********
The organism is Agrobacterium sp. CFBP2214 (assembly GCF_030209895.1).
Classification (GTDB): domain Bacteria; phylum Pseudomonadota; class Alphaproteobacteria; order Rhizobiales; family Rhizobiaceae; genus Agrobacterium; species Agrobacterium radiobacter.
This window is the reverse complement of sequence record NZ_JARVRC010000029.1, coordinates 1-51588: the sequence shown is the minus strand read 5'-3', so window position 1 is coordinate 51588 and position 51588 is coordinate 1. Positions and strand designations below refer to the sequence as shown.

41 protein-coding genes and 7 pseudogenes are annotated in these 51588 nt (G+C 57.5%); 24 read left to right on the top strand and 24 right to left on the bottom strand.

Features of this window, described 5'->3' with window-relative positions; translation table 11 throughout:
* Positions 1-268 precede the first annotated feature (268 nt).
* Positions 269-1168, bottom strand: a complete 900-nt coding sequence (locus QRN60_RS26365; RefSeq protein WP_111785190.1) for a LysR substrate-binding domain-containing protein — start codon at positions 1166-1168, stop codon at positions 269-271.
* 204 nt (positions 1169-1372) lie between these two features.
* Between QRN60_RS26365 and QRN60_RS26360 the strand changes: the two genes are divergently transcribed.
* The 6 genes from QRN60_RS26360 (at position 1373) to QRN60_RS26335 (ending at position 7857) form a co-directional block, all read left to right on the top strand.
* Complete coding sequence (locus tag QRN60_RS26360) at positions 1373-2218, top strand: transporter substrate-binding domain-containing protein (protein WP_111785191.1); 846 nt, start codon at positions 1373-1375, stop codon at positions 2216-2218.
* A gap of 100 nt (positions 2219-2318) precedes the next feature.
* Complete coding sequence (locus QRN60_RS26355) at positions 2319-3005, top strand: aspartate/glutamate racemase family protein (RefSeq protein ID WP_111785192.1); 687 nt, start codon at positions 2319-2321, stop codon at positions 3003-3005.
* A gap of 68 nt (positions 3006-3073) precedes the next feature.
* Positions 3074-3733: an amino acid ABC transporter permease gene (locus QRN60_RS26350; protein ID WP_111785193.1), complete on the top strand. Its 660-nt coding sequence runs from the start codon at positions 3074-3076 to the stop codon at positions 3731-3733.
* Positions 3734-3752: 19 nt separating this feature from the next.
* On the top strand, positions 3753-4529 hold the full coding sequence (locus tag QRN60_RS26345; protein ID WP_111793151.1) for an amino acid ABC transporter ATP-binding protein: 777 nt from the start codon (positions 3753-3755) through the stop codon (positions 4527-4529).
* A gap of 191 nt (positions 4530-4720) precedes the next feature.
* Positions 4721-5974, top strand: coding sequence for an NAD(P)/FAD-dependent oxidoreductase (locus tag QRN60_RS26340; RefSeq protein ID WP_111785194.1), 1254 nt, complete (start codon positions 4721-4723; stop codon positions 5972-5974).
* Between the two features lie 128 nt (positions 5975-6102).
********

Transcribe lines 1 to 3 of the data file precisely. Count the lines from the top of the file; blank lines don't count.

The organism is Agrobacterium sp. CFBP2214 (assembly GCF_030209895.1).
Classification (GTDB): domain Bacteria; phylum Pseudomonadota; class Alphaproteobacteria; order Rhizobiales; family Rhizobiaceae; genus Agrobacterium; species Agrobacterium radiobacter.
This window is the reverse complement of sequence record NZ_JARVRC010000029.1, coordinates 1-51588: the sequence shown is the minus strand read 5'-3', so window position 1 is coordinate 51588 and position 51588 is coordinate 1. Positions and strand designations below refer to the sequence as shown.